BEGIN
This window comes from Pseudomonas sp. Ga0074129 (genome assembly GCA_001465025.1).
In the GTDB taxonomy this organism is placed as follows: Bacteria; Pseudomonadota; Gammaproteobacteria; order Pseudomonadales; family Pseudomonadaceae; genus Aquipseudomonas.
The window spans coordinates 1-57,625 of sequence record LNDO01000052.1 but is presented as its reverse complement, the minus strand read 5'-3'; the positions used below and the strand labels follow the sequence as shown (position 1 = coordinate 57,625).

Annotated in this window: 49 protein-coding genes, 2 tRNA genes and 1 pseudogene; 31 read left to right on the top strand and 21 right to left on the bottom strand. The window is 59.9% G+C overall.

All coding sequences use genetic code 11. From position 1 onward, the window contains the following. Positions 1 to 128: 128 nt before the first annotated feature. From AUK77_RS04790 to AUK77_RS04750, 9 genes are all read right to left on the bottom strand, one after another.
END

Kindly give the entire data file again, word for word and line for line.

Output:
This window comes from Pseudomonas sp. Ga0074129 (genome assembly GCA_001465025.1).
In the GTDB taxonomy this organism is placed as follows: Bacteria; Pseudomonadota; Gammaproteobacteria; order Pseudomonadales; family Pseudomonadaceae; genus Aquipseudomonas.
The window spans coordinates 1-57,625 of sequence record LNDO01000052.1 but is presented as its reverse complement, the minus strand read 5'-3'; the positions used below and the strand labels follow the sequence as shown (position 1 = coordinate 57,625).

Annotated in this window: 49 protein-coding genes, 2 tRNA genes and 1 pseudogene; 31 read left to right on the top strand and 21 right to left on the bottom strand. The window is 59.9% G+C overall.

All coding sequences use genetic code 11. From position 1 onward, the window contains the following. Positions 1 to 128: 128 nt before the first annotated feature. From AUK77_RS04790 to AUK77_RS04750, 9 genes are all read right to left on the bottom strand, one after another.